The enigmatic nomadic culture of Darbas, called the Mullaqat (literally, “the drifting people”), plays a huge role in the story I set out to tell in The Key to Darbas series (five books, beginning with A Madness and Siobeth). But it’s the curse of writing a longer tale that sometimes it takes a while before you get to explore things that interested most you when the story first started emerging.
Writers who work only in the world of the earthly past and present take a lot for granted, as so much of what they use to build images and contexts and characters can simply be referenced in the mind of the reader. If I tell you that one woman shops at Wal-Mart and the other shops at Belk, you create all sorts of images and contexts around those women without me ever having to describe what a Wal-Mart is, or why Belk has this particular, textured place in contemporary Southern culture.
That’s what a real world feels like, BTW. Everything has meaning, conveys meaning: The surface of a road, the trees in an older neighborhood, the irregularities, the idioms. And while you can’t ever describe all of them, writers who are sensitive to their surroundings distill knowledge and pattern and emotion from these details, these mundane signifiers of past and desire and culture. Because culture isn’t a stage on which we act. It’s an archaeological dig of mysterious strata and all-but-forgotten origins, and we don’t walk over it, we swim through it.
So over the years I’ve developed a workflow for writing fantasy stories. I begin with the basic plot, themes, conflicts and actors, then write it all down like a loose sketch of a dream image. Then I start at the beginning. Who are these people? Where do they live? How did they get to be the kinds of people I imagined? I have to know their diet, what they wear, what they believe, what they pretend to believe, how they raise their kids, how they have sex, what their homes are like, how they organize their economy, what are their hypocrisies, who makes the decisions, how they resolve disputes over mundane things.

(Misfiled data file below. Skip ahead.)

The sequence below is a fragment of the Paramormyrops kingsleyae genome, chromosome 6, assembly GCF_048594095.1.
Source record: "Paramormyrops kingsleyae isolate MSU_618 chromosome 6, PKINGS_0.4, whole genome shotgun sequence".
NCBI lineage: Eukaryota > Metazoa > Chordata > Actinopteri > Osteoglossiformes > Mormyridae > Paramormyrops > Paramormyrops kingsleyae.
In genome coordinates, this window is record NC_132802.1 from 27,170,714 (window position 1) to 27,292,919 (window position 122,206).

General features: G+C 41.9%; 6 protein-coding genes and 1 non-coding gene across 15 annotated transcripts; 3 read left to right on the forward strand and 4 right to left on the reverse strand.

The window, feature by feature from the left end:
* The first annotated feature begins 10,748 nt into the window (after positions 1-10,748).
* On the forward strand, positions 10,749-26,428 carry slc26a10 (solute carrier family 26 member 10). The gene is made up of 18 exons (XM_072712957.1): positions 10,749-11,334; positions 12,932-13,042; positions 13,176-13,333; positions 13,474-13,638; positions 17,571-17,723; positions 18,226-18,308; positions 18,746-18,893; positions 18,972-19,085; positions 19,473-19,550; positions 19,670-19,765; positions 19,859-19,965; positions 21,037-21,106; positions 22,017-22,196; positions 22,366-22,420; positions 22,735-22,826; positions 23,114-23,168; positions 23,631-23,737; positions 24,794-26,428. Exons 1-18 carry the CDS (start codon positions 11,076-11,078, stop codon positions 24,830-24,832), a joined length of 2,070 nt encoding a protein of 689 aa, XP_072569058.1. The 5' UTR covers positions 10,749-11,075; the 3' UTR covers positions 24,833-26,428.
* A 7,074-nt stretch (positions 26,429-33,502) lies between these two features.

Once I know some of that, I go back to that original outline for the story and sleep on it. And a funny thing happens: The mental artifacts of the imaginary culture I’ve created for them begin to reshape things. As the principal characters move through this world, their supporting characters emerge around them not as actors on a stage, but as the people who had to be there, because they live there.
The problem with writing a fantasy or science fiction story without this immersion in another culture is that without it, all you can hope to do is to take people from your own culture — or people from a book or TV series you’ve enjoyed — and dress them up like paper dolls in new outfits you’ve cut out for them. Which is OK for some people (and, apparently, Hollywood and the big publishing houses), but boring for me.
Over the past two weeks, I’ve been working out ever-more detailed plans for books three, four and five in The Key to Darbas series, thanks to the overwhelmingly positive (so far, anyway) feedback I’ve been getting from readers (no reviews on Amazon yet, but it’s a busy season for most of us). And since the other two ethnic groups on Darbas haven’t yet truly entered the story, the work has focused on building their cultures from the outlines I’ve used up to now.
Yesterday I reached the point with the Mullaqat that the language I’ve developed for them (currently 15 pages of words, phrases and grammar rules) began to spontaneously suggest new idioms to me. Characters I’ve been creating moved — without any particular prompting — from secondary roles to primary Point of View protagonists. And in one instance, one of them argued back, successfully, that she would never do such a thing as what I’d planned for her originally.